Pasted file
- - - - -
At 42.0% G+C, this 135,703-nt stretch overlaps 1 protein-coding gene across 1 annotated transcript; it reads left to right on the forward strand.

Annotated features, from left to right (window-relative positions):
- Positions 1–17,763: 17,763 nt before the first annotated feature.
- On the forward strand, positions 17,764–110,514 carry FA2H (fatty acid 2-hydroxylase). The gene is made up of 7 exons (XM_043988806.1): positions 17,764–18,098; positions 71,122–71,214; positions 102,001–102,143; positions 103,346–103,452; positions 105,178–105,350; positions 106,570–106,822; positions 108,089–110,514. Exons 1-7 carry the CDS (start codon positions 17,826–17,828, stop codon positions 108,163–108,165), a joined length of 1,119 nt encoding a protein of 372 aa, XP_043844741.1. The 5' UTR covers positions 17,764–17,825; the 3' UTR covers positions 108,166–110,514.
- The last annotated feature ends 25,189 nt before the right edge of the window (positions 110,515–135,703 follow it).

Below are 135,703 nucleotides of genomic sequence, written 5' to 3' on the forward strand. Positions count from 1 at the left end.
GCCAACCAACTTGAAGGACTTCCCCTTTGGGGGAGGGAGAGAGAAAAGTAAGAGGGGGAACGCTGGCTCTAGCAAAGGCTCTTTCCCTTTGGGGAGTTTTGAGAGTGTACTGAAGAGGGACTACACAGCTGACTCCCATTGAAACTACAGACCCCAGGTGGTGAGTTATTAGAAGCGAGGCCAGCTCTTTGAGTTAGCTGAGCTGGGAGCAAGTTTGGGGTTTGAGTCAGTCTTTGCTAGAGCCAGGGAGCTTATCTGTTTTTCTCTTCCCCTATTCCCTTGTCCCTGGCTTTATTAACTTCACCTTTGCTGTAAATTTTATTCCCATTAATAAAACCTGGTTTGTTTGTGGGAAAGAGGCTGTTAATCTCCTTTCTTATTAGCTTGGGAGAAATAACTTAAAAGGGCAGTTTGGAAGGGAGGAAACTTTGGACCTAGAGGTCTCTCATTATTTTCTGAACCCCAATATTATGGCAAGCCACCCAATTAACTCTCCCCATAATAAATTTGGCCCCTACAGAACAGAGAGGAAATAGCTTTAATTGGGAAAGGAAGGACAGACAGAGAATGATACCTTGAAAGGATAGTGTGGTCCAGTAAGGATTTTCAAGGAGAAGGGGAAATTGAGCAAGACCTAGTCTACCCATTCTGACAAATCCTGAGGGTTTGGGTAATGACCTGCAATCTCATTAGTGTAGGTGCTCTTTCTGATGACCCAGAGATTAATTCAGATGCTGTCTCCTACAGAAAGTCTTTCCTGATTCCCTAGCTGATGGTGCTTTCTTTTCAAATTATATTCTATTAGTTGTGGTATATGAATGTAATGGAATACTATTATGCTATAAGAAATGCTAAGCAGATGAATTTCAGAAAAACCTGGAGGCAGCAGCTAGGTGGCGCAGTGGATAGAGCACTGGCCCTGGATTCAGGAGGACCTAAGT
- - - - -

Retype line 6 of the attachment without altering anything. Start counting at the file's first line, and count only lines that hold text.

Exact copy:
Below are 135,703 nucleotides of genomic sequence, written 5' to 3' on the forward strand. Positions count from 1 at the left end.